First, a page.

Monday, December 16, 2013

Dry Ice #1: Safety First

This is the first segment in a series on Dry Ice Experiments.

Science is awesome. But when we 'try this at home', we must remember that safety comes first. This is especially true when it comes to dry ice (solid-state carbon dioxide).

Dry ice is formed by compressing gaseous carbon dioxide until it liquefies. This takes an amazing amount of pressure—870 psi! When the pressure is released, some of the carbon dioxide evaporates which cools the remaining carbon dioxide to a temperature of approx. -109° F (-79°C) and results in a solid.

A solid that's really stinkin' cold.

This means that if you (or your child) touches it, it will cause immediate frostbite. Though that might be educational in itself, it is probably best to avoid such an experience. It is very important to avoid touching the dry ice with your hands (do I even need to say 'don't eat it'?). Use heavy gloves, tongs, or both together to move and position the dry ice. Constantly remind yourself and your children of this. As experiments get rambunctious, it is easy to forget the safety rules.

Never place dry ice directly on the counter top, and be careful which plates and pans you use to hold it. We used metal cookie sheets, plastic bowls, and plastic and wooden tables, but I would make certain to use non-favorite ones, just in case it warps or cracks.

Solidified carbon dioxide does not return to a liquid state because of the pressure constraints of the normal atmosphere. Instead, it sublimates (skips the liquid phase) directly into a gaseous state. This gas is still pretty cold, and though it is colorless and you can't see it, it causes water vapor in the air to condense, creating the clouds and mist we are familiar with.

Carbon dioxide is a heavy gas, heavier than air. This is important to know because this means it will displace the air (and, therefore, oxygen) from the bottom of it's container (or room). In other words, you run the risk of suffocation if the room, car, wherever you are is not properly ventilated. Never have people or pets lie down in the area where you are working and move to fresh air immediately if you feel short of breath. When we were experimenting, we left the room's door to the outside open and placed a box fan in the doorway. It was also helpful to stop every so often and ask the children if they were feeling all right. Sometimes children get so excited that they don't notice they can't breathe—until it's too late.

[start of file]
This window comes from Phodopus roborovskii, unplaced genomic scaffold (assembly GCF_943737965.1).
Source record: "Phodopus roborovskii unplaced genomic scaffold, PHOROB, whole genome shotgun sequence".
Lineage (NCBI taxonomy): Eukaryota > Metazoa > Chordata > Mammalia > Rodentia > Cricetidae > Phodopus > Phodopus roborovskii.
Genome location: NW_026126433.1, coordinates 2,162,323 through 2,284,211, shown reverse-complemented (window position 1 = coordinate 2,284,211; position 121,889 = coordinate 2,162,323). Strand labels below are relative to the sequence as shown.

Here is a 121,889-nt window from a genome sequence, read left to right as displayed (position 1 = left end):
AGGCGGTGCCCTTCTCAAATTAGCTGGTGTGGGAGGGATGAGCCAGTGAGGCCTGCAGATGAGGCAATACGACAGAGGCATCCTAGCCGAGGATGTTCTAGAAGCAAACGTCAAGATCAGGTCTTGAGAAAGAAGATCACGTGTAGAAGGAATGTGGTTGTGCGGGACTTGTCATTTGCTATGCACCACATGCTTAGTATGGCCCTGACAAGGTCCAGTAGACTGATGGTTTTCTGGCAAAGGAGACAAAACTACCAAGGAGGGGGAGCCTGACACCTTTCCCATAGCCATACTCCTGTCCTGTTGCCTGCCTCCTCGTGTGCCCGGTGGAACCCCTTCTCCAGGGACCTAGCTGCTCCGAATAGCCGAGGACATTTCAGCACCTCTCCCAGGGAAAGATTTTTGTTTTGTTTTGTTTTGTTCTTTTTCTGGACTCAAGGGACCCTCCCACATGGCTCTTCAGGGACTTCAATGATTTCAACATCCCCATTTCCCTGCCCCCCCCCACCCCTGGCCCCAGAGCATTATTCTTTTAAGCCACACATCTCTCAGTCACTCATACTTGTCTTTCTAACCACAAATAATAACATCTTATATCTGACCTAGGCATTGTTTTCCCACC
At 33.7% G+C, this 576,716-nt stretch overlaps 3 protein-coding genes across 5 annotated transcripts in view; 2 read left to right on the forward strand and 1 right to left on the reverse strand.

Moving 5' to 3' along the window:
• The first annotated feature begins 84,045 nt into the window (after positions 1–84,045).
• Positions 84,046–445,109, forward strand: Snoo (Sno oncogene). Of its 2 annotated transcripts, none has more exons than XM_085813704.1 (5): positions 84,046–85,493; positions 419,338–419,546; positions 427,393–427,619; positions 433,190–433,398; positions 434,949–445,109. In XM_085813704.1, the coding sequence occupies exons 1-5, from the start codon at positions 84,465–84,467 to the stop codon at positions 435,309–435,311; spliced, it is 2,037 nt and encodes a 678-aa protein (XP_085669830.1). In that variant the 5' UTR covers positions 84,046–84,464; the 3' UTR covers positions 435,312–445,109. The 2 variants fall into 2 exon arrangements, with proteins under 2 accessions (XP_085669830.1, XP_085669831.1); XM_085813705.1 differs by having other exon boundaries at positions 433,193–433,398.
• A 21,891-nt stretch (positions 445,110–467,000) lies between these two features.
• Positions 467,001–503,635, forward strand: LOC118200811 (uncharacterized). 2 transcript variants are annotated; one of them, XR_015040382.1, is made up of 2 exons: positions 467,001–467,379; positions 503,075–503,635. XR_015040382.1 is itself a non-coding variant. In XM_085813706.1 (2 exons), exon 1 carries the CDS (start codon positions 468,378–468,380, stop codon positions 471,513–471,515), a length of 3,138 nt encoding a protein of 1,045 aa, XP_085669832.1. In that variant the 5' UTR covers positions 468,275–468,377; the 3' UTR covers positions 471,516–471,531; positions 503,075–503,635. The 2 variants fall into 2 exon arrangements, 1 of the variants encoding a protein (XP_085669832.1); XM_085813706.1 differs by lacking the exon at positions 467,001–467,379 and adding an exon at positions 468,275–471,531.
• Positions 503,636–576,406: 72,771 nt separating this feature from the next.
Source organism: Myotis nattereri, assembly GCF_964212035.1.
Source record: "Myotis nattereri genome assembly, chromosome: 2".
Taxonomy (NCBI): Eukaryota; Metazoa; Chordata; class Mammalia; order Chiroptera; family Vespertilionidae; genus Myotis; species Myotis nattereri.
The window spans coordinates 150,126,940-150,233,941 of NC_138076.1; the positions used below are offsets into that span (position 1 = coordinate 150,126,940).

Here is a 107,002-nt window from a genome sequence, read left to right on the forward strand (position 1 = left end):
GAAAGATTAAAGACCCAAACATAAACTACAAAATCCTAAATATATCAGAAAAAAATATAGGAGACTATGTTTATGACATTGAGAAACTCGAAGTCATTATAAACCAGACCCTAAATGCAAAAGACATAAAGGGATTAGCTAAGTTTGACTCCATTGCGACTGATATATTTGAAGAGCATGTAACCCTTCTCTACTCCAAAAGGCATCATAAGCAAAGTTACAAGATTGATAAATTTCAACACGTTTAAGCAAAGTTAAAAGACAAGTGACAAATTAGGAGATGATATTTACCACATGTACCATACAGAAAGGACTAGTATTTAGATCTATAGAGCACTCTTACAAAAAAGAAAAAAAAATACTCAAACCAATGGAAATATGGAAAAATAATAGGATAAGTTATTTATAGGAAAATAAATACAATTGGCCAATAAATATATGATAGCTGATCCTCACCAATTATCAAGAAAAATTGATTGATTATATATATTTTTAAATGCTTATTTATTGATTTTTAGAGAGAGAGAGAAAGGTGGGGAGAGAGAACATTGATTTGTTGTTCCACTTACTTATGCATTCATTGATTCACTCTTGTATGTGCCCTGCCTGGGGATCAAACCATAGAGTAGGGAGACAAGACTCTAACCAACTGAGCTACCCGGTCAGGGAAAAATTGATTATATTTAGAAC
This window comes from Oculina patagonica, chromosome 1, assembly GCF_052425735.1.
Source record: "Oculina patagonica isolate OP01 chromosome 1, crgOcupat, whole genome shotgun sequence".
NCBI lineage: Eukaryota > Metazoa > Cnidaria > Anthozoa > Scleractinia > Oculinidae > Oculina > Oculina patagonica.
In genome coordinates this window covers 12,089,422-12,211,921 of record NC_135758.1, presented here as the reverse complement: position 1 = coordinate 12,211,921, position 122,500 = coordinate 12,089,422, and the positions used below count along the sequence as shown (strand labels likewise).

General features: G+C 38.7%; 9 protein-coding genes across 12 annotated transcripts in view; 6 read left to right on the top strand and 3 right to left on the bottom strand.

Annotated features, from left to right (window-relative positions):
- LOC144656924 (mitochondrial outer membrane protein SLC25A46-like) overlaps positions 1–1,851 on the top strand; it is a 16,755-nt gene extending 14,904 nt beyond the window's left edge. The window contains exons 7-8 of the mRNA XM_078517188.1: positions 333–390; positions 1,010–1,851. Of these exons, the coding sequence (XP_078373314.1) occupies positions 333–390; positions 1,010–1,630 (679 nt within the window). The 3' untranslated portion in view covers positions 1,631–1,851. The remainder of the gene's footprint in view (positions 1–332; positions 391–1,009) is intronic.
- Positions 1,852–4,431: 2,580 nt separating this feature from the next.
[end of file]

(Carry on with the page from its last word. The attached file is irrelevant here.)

Because the dry ice is sublimating, and the resulting gas takes up a larger volume than the solid block, any container in which it is placed must also be vented. Unventilated dry ice can make a container explode. That can be fun if it is planned for and anticipated, not so fun if it was the cooler in the trunk of your car or a glass jar. We kept the cooler vented with a wooden spoon until the blocks were needed.

Large blocks of dry ice can be broken up into pieces by using a hammer and chisel (I used a hammer and putty knife). Wear safety glasses to prevent pieces from flying into your eyes and make certain there is no one near you that could get hit by pieces.

When you are finished using dry ice, simply put it outside to sublimate or store it in a vented cooler. If you put it in your freezer, remember that it is colder than you usually keep your freezer, and it might burn the other items in it or cause the freezer to shut off completely.


1. Never touch dry ice. Use heavy gloves or tongs.
2. Maintain proper ventilation.
3. Always vent the container.
4. Wear safety glasses when breaking up large blocks.

If these rules are followed, experimenting with dry ice is a fantastic learning experience!

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